It was not until the end of defense counsel's summation that the Photograph again was discussed. Defense counsel then observed that plaintiff's expert on the rug runner had "switched" his testimony because that expert had heard the testimony about the Photograph. Defense counsel then stated:

    What a stroke of luck, what a stroke of luck to get a picture showing the underside of that shoe. And I'm going to ask his Honor to allow you to look at it as though it were blown up under magnification. You can see the underside of that shoe very clearly. How very, very, very smooth it was. Is that honest?

    Plaintiff did not object to defense counsel's summation. Only on appeal did he first assert that such an argument was prejudicial.

    Plaintiff's counsel did not question his own client or any witnesses about the Photograph. He did, however, refer to the Photograph in his summation:

    Now, it's incredible that if you listen to what the Dolans have to say [sic] it is the picture perfect defense. They're saying that he was carrying a volleyball net and it just by happenstance, the volleyball net caught the cement corner as he's walking up and then he goes down. And then — also they looked at his boat shoes, and he has no tread on his boat shoes. I mean it's all picture perfect.

    The trial judge made no direct reference to the Photograph or the magnifying glass in his jury charge. After the jury left the courtroom, defense counsel asked the court to allow the jury to use a magnifying glass to view the Photograph. The trial judge replied, "Okay," and then asked if the charge had been sufficient. Only then did plaintiff's counsel state, "the only problem I have is the magnifying glass. I don't know if that's appropriate. There's been no testimony that it doesn't distort the photograph. I have no idea what that magnifying glass is going to do to these photographs." Pursuant to that post-jury-charge objection, the trial judge instructed plaintiff's counsel to "look at it, see what you think." During that examination, defense counsel stated, "[i]t is optically the same as magnifying, by enlarging a print for the photograph." Plaintiff's counsel then objected to the jury being *180 given the magnifying glass because "there should be — have been evidence on that issue."

    Sustaining plaintiff's counsel's objection, the trial judge instructed a court officer to take all exhibits to the jury. After deliberating for approximately one-half hour, the jury requested a magnifying glass. Outside the presence of the jury, the trial judge discussed the jury's request with counsel. Defense counsel insisted that the "magnifying glass is not evidence, it doesn't prove anything, it's like a ruler. And I wouldn't have to bring somebody into this Courtroom to calibrate a ruler in order to give it to the jury as an aid." He also explained how he could not have obtained a blown-up version of the Photograph for juror use in lieu of using the magnifying glass because the Photograph was only turned over by plaintiff during the course of trial.

    In opposition to the jury's request, plaintiff argued that defendants were trying to "change the evidence in this case." The trial judge disagreed, stating that defense counsel "talked about — through the issues, so he's not changing anything." Plaintiff's counsel then argued that he had not had an opportunity to look at the Photograph with the magnifying glass until the trial judge had urged him to do so after the jury was removed. He argued that the Photograph "comes as a complete surprise to us. That we are not ready for, before this trial and counsel had every opportunity to have those things blown up, and we could have dealt with that during trial...." In response, defense counsel reiterated that he had requested in writing the Photograph more than one week prior to trial, but that plaintiff's counsel had failed to comply with that request.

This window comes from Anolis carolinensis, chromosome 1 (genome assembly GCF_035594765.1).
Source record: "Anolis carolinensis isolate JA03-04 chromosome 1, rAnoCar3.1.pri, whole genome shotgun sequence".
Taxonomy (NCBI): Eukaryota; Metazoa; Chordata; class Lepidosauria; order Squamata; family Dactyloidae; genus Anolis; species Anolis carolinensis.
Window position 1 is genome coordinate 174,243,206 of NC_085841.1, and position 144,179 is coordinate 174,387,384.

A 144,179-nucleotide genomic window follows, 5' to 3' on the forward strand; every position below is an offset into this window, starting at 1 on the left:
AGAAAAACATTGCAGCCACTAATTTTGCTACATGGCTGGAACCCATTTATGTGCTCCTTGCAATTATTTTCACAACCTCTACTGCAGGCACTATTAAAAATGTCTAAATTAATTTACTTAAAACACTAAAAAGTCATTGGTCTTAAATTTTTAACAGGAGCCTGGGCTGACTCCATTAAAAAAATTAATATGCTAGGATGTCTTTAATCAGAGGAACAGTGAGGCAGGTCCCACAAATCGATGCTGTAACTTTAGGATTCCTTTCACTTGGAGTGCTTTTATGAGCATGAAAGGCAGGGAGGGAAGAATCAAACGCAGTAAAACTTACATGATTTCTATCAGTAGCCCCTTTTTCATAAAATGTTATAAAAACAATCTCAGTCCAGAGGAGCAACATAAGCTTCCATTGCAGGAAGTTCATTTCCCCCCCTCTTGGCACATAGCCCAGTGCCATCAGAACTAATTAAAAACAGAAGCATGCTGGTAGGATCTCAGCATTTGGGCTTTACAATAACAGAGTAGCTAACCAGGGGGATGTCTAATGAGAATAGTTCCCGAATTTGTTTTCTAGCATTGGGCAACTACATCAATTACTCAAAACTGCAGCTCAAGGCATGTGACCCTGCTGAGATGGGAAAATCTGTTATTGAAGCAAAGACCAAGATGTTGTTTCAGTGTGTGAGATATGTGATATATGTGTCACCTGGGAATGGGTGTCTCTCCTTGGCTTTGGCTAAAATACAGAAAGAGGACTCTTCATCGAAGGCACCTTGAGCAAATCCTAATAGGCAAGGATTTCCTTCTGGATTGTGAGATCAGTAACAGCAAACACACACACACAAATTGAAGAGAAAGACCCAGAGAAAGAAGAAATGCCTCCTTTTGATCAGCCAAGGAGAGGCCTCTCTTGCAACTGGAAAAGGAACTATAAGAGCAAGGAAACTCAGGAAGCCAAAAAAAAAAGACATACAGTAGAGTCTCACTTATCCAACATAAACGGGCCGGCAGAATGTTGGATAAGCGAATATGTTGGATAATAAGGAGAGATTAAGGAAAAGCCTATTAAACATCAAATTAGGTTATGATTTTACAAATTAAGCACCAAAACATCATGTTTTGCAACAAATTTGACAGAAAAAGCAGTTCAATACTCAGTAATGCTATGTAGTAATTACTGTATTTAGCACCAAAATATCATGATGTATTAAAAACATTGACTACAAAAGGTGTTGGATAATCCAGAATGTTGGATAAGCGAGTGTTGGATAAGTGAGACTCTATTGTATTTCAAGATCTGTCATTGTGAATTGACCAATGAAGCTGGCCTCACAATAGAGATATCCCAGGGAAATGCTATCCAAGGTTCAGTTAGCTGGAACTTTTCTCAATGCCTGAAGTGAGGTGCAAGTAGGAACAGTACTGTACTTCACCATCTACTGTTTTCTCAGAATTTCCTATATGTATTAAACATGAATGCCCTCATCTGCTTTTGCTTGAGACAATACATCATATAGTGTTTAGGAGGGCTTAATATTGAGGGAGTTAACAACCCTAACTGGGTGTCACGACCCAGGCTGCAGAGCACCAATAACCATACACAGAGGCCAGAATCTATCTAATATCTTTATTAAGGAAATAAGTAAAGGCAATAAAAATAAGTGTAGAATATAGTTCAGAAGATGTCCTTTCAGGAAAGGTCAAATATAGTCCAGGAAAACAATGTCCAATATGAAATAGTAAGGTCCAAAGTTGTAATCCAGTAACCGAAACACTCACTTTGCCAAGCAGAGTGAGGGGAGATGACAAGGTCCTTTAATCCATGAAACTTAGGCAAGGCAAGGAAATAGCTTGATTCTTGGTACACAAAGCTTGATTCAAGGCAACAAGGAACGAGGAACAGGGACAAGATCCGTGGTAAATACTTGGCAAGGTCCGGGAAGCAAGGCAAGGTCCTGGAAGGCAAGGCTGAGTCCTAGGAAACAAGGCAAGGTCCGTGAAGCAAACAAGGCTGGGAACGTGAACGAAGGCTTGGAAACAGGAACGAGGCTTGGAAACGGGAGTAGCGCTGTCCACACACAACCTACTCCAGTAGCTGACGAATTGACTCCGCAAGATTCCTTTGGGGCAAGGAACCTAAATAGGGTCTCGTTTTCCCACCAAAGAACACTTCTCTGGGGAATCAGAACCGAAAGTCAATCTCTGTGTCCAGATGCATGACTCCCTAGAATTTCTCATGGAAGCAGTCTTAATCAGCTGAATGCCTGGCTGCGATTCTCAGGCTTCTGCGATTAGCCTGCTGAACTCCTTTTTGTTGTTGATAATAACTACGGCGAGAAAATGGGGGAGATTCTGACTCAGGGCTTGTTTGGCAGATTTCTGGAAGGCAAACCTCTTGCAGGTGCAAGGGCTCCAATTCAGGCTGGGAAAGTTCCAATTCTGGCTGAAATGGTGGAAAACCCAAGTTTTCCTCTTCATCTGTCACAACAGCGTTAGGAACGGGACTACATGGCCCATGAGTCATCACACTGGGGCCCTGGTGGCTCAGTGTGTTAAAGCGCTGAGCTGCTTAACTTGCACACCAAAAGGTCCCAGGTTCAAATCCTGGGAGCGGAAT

The trial judge then allowed the jury to use a conventional magnifying glass. In so ruling, the trial judge mentioned that defense counsel had previously requested that the jury use a specialized type of magnifying glass called a "lupe." Plaintiff's counsel then "strenuously objected" to the use of the magnifying glass by the jury. The trial judge overruled his objection, stating

    *181 not only did [defense counsel] use it, but the jury asked for it, ... it's not like a dictionary where you can look through and find definitions for this, and definitions for that, .... This is simply a tool for them to look at the photographs ... it's not a distortion or changing the photograph.

    As a result, the jury obtained the conventional magnifying glass for the remainder of their deliberations.

    The jury returned a verdict of no cause of action in favor of defendants. The foreman stated that no juror had found that defendants had been negligent.

    Plaintiff made a motion for a new trial, contending that the court's "admission" of the magnifying glass into evidence constituted a miscarriage of justice. The crux of plaintiff's argument was that he was unduly prejudiced by the admission of the magnifying glass as his counsel did not have an opportunity during the trial to address it and the enhanced image it provided. In response, the trial judge noted that during the trial it had only sustained plaintiff's objection to the use of a more specialized type of magnifying glass. The trial judge reiterated the fact that plaintiff's counsel had never requested to examine the Photograph through the magnifying glass, although he had had several opportunities to view the evidence with the magnifying glass during the trial as well as to rebut any negative inferences that the jury might have drawn from defense counsel's indirect references to the magnifying glass during his summation. The trial judge found that there had been no miscarriage of justice under Rule 4:49-1.